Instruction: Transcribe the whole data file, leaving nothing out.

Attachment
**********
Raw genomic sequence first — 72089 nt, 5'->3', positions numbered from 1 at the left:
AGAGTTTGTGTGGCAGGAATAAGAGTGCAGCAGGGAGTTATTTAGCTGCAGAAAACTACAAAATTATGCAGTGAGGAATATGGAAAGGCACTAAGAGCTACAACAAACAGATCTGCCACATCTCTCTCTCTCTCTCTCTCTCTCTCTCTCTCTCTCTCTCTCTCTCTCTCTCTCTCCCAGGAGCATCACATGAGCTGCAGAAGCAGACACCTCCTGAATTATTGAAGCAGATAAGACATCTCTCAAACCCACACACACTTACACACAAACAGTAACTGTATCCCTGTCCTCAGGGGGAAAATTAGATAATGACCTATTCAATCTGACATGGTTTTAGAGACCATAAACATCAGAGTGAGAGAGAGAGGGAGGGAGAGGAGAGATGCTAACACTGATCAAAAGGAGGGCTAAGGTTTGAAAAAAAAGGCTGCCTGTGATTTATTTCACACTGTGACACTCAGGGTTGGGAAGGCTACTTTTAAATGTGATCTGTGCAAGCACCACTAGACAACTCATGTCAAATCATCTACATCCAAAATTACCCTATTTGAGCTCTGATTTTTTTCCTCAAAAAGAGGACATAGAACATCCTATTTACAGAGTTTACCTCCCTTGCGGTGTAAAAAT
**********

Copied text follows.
Raw genomic sequence first — 72089 nt, 5'->3', positions numbered from 1 at the left:
AGAGTTTGTGTGGCAGGAATAAGAGTGCAGCAGGGAGTTATTTAGCTGCAGAAAACTACAAAATTATGCAGTGAGGAATATGGAAAGGCACTAAGAGCTACAACAAACAGATCTGCCACATCTCTCTCTCTCTCTCTCTCTCTCTCTCTCTCTCTCTCTCTCTCTCTCTCTCTCTCCCAGGAGCATCACATGAGCTGCAGAAGCAGACACCTCCTGAATTATTGAAGCAGATAAGACATCTCTCAAACCCACACACACTTACACACAAACAGTAACTGTATCCCTGTCCTCAGGGGGAAAATTAGATAATGACCTATTCAATCTGACATGGTTTTAGAGACCATAAACATCAGAGTGAGAGAGAGAGGGAGGGAGAGGAGAGATGCTAACACTGATCAAAAGGAGGGCTAAGGTTTGAAAAAAAAGGCTGCCTGTGATTTATTTCACACTGTGACACTCAGGGTTGGGAAGGCTACTTTTAAATGTGATCTGTGCAAGCACCACTAGACAACTCATGTCAAATCATCTACATCCAAAATTACCCTATTTGAGCTCTGATTTTTTTCCTCAAAAAGAGGACATAGAACATCCTATTTACAGAGTTTACCTCCCTTGCGGTGTAAAAAT